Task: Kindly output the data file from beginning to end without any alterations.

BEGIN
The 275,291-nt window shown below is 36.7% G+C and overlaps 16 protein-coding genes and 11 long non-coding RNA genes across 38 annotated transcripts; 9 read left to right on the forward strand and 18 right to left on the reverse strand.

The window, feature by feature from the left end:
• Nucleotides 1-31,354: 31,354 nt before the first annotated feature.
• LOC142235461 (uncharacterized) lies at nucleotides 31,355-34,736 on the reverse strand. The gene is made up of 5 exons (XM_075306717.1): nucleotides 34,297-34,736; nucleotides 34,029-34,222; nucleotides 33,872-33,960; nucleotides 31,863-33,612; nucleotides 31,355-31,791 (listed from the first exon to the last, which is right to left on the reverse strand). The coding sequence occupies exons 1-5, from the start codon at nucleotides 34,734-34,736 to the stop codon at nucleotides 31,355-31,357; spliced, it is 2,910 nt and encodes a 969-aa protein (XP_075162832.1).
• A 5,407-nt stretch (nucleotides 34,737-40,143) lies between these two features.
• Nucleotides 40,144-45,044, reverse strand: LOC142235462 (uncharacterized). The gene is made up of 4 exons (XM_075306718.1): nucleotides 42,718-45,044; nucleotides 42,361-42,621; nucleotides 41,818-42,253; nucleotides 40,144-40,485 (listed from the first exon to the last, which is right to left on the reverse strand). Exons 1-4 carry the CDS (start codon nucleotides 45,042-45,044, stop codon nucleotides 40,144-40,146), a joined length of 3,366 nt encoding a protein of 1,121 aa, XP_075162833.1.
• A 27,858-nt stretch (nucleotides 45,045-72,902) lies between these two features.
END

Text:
The 275,291-nt window shown below is 36.7% G+C and overlaps 16 protein-coding genes and 11 long non-coding RNA genes across 38 annotated transcripts; 9 read left to right on the forward strand and 18 right to left on the reverse strand.

The window, feature by feature from the left end:
• Nucleotides 1-31,354: 31,354 nt before the first annotated feature.
• LOC142235461 (uncharacterized) lies at nucleotides 31,355-34,736 on the reverse strand. The gene is made up of 5 exons (XM_075306717.1): nucleotides 34,297-34,736; nucleotides 34,029-34,222; nucleotides 33,872-33,960; nucleotides 31,863-33,612; nucleotides 31,355-31,791 (listed from the first exon to the last, which is right to left on the reverse strand). The coding sequence occupies exons 1-5, from the start codon at nucleotides 34,734-34,736 to the stop codon at nucleotides 31,355-31,357; spliced, it is 2,910 nt and encodes a 969-aa protein (XP_075162832.1).
• A 5,407-nt stretch (nucleotides 34,737-40,143) lies between these two features.
• Nucleotides 40,144-45,044, reverse strand: LOC142235462 (uncharacterized). The gene is made up of 4 exons (XM_075306718.1): nucleotides 42,718-45,044; nucleotides 42,361-42,621; nucleotides 41,818-42,253; nucleotides 40,144-40,485 (listed from the first exon to the last, which is right to left on the reverse strand). Exons 1-4 carry the CDS (start codon nucleotides 45,042-45,044, stop codon nucleotides 40,144-40,146), a joined length of 3,366 nt encoding a protein of 1,121 aa, XP_075162833.1.
• A 27,858-nt stretch (nucleotides 45,045-72,902) lies between these two features.